Adviser, in need of brain surgery, suddenly fired at UT-Tyler

TEXAS — The studentnewspaper adviser at the University of Texas at Tyler was fired Friday, leavingher without insurance for her upcoming brain surgery.

Vanessa Curry, a journalism lecturer and adviser for the Patriot Talon, said she had a meeting withjournalism department chairman Dennis Cali on April 18 to discuss thenewspaper’s recent move to a different building on campus.

When Curry got there, however, she was told they woulddiscuss her employment contract.

“Concerning my advising position, [Cali] gave me the optionof tendering my resignation right then and there or if I didn’t, he wouldsuspend me with pay for the rest of the semester and I would not be able toadvise the students,” Curry said.

Curry has a cerebral fluid leak, causing her to go deaf inher right ear, and was planning to have brain surgery June 2. She was toldMonday she would be terminated effective May 31.

According to Curry, Cali said he was terminating her becauseof “complaints”—but would not say who complained or what they complained about.

But something changed university officials’ mind and Currysaid she was called into a meeting with interim provost Donna Dickerson and collegeof arts and sciences interim dean Kenneth Wink at noon Friday to discuss herfaculty position. They explained that the chairman had sole discretion indeciding whether to renew her year-to-year contract.

Dickerson, Wink and Cali did not immediately return callsseeking comment.

Curry said she was told the actions taken by Cali hadnothing to do with the content of the paper.

She was initially given until 5 p.m. Friday to remove herthings from campus. She told the administrators that her doctor had advised hernot to carry heavy loads and that she had family in town for Easter weekend.

Curry said she was appalled when Dickerson and Winksuggested she have her family from Illinois help her move her things offcampus.

Curry said she didn’t believe Cali had the authority todismiss her and she respectfully declined to step down. She spoke withstudents, who requested that she remain as the adviser, and Curry requested ameeting with the newspaper’s publication board.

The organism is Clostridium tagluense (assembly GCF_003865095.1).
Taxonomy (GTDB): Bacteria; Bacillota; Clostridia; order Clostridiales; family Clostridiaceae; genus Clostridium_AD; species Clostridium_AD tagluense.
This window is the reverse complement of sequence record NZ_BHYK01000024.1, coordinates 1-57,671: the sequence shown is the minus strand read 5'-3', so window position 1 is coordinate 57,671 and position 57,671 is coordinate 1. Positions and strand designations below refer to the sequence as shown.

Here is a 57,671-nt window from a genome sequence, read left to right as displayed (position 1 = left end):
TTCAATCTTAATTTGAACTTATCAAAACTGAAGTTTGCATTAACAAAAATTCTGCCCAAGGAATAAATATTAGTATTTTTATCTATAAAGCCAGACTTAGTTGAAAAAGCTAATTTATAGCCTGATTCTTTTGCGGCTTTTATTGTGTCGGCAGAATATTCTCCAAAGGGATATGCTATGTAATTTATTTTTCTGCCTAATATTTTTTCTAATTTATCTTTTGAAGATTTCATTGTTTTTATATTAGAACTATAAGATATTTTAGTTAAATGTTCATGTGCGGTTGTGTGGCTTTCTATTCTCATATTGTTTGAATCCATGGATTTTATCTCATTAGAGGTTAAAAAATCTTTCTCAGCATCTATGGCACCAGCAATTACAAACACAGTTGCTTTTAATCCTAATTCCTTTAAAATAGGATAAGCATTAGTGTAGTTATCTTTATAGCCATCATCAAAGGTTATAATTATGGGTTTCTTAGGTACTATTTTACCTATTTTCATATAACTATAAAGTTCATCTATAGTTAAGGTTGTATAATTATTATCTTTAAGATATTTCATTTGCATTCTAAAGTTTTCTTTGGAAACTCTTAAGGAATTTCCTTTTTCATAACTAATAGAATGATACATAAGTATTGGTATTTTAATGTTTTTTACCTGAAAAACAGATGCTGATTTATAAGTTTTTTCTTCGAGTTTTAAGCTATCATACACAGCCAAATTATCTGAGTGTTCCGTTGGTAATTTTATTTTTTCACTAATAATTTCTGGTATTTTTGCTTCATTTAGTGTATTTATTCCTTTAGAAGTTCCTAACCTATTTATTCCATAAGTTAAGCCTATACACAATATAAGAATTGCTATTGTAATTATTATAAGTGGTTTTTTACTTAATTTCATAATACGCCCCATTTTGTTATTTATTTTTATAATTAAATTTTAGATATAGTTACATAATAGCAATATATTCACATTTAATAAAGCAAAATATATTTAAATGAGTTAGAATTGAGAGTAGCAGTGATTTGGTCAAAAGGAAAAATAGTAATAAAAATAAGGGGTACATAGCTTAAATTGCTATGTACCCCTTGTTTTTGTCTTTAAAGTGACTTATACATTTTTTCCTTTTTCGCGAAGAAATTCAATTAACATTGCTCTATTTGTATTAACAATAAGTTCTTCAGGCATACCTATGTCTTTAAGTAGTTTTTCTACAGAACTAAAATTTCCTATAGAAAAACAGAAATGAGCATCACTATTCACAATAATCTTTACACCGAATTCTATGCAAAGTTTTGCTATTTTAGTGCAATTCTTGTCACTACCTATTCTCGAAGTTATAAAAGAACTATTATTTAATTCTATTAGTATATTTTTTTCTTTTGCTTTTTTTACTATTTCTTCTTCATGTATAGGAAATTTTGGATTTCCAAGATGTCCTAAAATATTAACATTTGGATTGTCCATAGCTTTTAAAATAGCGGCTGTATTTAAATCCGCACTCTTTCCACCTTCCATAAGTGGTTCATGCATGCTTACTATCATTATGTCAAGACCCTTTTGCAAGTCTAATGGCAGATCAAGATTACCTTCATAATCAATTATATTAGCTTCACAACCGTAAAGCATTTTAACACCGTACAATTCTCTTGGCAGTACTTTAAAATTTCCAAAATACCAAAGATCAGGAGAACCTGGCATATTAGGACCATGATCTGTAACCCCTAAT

“I asked for an emergency publication board meeting,” shesaid. “It’s my understanding under the bylaws of the publication board and ourhandbook of operation procedures that the reprimand of an adviser is under thejurisdiction of the publication board.”

The board met Wednesday at 4 p.m., Curry said, but justthree members attended and there was not a quorum. Curry said Cali, Dickersonand Wink were the only ones in attendance.

Curry said she believes the administration began compilingreasons to fire her after a Feb. 22 article was published in the Talon, criticizing the university fornot being open about relocating the newspaper.

Curry said she’s heard from several sources that Cali spoketo former Talon staff writers aboutany problems they had with her. She said she was never contacted by Cali andthat she believes the investigation was “conducted in secret.”

Editor-in-Chief Kamren Thompson said she’s heard there weresome former staff members who were upset and that Curry seemed to take thebrunt of the problems.

“She gets the brunt of a lot of it. If they had a problem,they should have come to me. This is the unfortunate result,” Thompson said.

Thompson said she could tell something was wrong afterCurry’s initial meeting and that she was “blindsided” when she found out.

“She’s a fantastic adviser. She allows us to make decisionson our own and we do,” Thompson said.

Arts and Entertainment Editor Haley Bauman said a formerfeatures editor at the paper texted her asking for “any complaints she hadagainst the paper or Curry.”

She said she also bumped into a former photographer for the newspaperat a local restaurant. Bauman said the photographer acknowledged that there wasan investigation and that she had given complaints against Curry and the paper.

Andy Taylor, the newspaper’s print managing editor, saidthere had been tension between the newspaper and the university because of thenewsroom’s move and the Feb. 22 article.

“I was really surprised,” he said. “I never really thoughtthat it would get to this point.”

SPLC Attorney Advocate Adam Goldstein said he’s veryskeptical about the motivation of the university.

“When you fire someone because you say there’s beencomplaints, but you won’t say from who and you won’t say about what, it doesn’treally have the hallmark of sincerity, does it?” Goldstein asked.

Goldstein said the paper’s history of disputes should alsobe looked at when evaluating the validity of the adviser’s termination.

“The various First Amendment, free speech and open recordsfights that the Patriot Talon has hadwith the administration over the past three, five, seven years, doesn’t reallysuggest that there’s a proper motivation underlying this mysterious action.”

Goldstein said dismissing Curry from her advising positionbut allowing her to continue teaching journalism classes is also questionable.

“Why would you tell a professor that they should continueteaching their classes but they have to immediately stop talking to thenewspaper, unless you don’t like what is being said in the newspaper,”Goldstein said.